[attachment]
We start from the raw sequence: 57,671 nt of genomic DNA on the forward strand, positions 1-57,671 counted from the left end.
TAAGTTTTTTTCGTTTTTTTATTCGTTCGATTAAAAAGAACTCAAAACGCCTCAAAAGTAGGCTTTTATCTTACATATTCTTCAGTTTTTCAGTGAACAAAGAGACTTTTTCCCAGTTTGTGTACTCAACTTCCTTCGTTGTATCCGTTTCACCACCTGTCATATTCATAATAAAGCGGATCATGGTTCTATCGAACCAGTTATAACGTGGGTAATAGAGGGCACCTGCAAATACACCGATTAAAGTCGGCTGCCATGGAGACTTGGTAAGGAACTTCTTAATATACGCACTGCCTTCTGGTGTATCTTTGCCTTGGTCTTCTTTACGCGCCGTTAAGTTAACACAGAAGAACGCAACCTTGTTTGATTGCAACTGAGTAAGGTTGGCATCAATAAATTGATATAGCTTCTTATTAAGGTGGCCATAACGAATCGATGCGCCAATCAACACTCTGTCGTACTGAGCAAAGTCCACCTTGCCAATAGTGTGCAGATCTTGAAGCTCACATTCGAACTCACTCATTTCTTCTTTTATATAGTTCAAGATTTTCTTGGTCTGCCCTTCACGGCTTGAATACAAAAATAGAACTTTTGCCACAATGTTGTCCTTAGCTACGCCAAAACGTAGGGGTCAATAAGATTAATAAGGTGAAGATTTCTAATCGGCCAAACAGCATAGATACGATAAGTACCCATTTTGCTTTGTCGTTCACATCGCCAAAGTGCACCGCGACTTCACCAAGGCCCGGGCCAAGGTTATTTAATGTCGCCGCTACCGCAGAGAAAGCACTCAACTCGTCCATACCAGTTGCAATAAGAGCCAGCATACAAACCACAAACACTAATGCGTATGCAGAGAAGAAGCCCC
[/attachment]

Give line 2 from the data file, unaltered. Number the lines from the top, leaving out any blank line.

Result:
TAAGTTTTTTTCGTTTTTTTATTCGTTCGATTAAAAAGAACTCAAAACGCCTCAAAAGTAGGCTTTTATCTTACATATTCTTCAGTTTTTCAGTGAACAAAGAGACTTTTTCCCAGTTTGTGTACTCAACTTCCTTCGTTGTATCCGTTTCACCACCTGTCATATTCATAATAAAGCGGATCATGGTTCTATCGAACCAGTTATAACGTGGGTAATAGAGGGCACCTGCAAATACACCGATTAAAGTCGGCTGCCATGGAGACTTGGTAAGGAACTTCTTAATATACGCACTGCCTTCTGGTGTATCTTTGCCTTGGTCTTCTTTACGCGCCGTTAAGTTAACACAGAAGAACGCAACCTTGTTTGATTGCAACTGAGTAAGGTTGGCATCAATAAATTGATATAGCTTCTTATTAAGGTGGCCATAACGAATCGATGCGCCAATCAACACTCTGTCGTACTGAGCAAAGTCCACCTTGCCAATAGTGTGCAGATCTTGAAGCTCACATTCGAACTCACTCATTTCTTCTTTTATATAGTTCAAGATTTTCTTGGTCTGCCCTTCACGGCTTGAATACAAAAATAGAACTTTTGCCACAATGTTGTCCTTAGCTACGCCAAAACGTAGGGGTCAATAAGATTAATAAGGTGAAGATTTCTAATCGGCCAAACAGCATAGATACGATAAGTACCCATTTTGCTTTGTCGTTCACATCGCCAAAGTGCACCGCGACTTCACCAAGGCCCGGGCCAAGGTTATTTAATGTCGCCGCTACCGCAGAGAAAGCACTCAACTCGTCCATACCAGTTGCAATAAGAGCCAGCATACAAACCACAAACACTAATGCGTATGCAGAGAAGAAGCCCC